When we visited Gent for the first time, I was amazed by the sheer number of bikes I saw- they stretched around the train station like a swarm of alien attack vehicles. Having been injured in a mountain biking accident after college, I was not terribly fond of biking. But hey, if all these Europeans were biking around without a care in the world, we could do it too, right?

I did not own a bike back in the U.S., though I wish I had bought one back there, they seemed so much cheaper! My husband and son brought theirs, along with a trailer and a trail-a-long bike that we bought second hand. Our first couple of weeks here I fought the idea of getting a bike- no, the bus will be fine, thank you. But after a couple of weeks of missed stops, boarding in the wrong direction, constantly late arrivals and an incident with my son getting jolted on the bus and cutting his head open, I was ready to try something different. We bought an old, somewhat rusty bike off a Spanish woman who was leaving the country. Just needed the basket and the flowers and envision myself floating along a country road…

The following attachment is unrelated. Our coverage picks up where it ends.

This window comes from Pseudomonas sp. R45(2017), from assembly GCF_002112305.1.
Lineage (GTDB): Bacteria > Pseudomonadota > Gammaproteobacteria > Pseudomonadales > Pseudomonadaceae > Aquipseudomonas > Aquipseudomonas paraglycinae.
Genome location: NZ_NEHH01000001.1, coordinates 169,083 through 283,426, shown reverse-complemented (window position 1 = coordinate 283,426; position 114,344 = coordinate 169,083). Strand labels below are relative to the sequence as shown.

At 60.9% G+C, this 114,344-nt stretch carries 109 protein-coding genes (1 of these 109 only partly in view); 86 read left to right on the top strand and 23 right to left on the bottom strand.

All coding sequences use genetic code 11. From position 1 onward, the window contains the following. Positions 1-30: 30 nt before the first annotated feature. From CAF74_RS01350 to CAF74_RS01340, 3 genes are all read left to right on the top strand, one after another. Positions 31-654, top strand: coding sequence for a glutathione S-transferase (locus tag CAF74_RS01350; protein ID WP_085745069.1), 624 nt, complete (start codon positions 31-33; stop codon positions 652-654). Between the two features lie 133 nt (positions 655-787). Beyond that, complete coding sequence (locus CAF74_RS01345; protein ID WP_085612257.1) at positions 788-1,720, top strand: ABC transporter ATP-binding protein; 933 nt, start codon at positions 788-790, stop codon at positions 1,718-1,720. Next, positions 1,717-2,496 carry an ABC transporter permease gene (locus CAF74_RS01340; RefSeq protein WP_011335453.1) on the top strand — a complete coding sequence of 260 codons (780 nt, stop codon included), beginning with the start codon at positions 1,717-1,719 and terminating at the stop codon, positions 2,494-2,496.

I soon discovered it to be a bit more like Frogger than that vision. First there was the actual “oh yeah, I remember how to ride a bicycle.” Then there was the anxiety- is that car going to hit me? Do I go first? Or the car? Or the pedestrian? Oh shit, the tram! Add to that, the child seat and the toddler on the back of my bike and I was stressed beyond belief. Every time I got off the bike I realized I had been clutching the handles so tight that my hands ached. I watched others biking ahead of me, and sometimes was so obsessed that I followed them, missed my turn and got lost. I discovered that even though I thought I was supposed to yield, the cars wanted me to go and if I did not, and quickly, they would get mad at me. Other times, they would speed by, not even slowing down.